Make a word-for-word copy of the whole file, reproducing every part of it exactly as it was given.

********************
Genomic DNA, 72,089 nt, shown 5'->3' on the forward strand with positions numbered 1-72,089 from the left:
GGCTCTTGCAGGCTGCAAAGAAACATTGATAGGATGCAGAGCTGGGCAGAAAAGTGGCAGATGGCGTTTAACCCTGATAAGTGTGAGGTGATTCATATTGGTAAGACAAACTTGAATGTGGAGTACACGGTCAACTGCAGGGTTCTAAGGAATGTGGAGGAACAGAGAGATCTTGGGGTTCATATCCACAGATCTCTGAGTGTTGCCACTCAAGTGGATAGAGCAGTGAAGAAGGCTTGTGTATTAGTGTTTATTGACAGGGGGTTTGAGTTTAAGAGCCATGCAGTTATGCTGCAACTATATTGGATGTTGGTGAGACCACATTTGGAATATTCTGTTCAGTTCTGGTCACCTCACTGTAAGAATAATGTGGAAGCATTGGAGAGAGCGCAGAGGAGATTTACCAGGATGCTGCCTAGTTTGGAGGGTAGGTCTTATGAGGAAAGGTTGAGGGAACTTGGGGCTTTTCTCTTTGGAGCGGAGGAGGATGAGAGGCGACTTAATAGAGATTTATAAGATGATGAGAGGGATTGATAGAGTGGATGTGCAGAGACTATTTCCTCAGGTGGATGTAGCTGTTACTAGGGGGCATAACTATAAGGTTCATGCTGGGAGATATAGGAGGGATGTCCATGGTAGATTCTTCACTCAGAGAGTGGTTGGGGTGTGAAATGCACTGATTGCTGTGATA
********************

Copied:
Genomic DNA, 72,089 nt, shown 5'->3' on the forward strand with positions numbered 1-72,089 from the left:
GGCTCTTGCAGGCTGCAAAGAAACATTGATAGGATGCAGAGCTGGGCAGAAAAGTGGCAGATGGCGTTTAACCCTGATAAGTGTGAGGTGATTCATATTGGTAAGACAAACTTGAATGTGGAGTACACGGTCAACTGCAGGGTTCTAAGGAATGTGGAGGAACAGAGAGATCTTGGGGTTCATATCCACAGATCTCTGAGTGTTGCCACTCAAGTGGATAGAGCAGTGAAGAAGGCTTGTGTATTAGTGTTTATTGACAGGGGGTTTGAGTTTAAGAGCCATGCAGTTATGCTGCAACTATATTGGATGTTGGTGAGACCACATTTGGAATATTCTGTTCAGTTCTGGTCACCTCACTGTAAGAATAATGTGGAAGCATTGGAGAGAGCGCAGAGGAGATTTACCAGGATGCTGCCTAGTTTGGAGGGTAGGTCTTATGAGGAAAGGTTGAGGGAACTTGGGGCTTTTCTCTTTGGAGCGGAGGAGGATGAGAGGCGACTTAATAGAGATTTATAAGATGATGAGAGGGATTGATAGAGTGGATGTGCAGAGACTATTTCCTCAGGTGGATGTAGCTGTTACTAGGGGGCATAACTATAAGGTTCATGCTGGGAGATATAGGAGGGATGTCCATGGTAGATTCTTCACTCAGAGAGTGGTTGGGGTGTGAAATGCACTGATTGCTGTGATA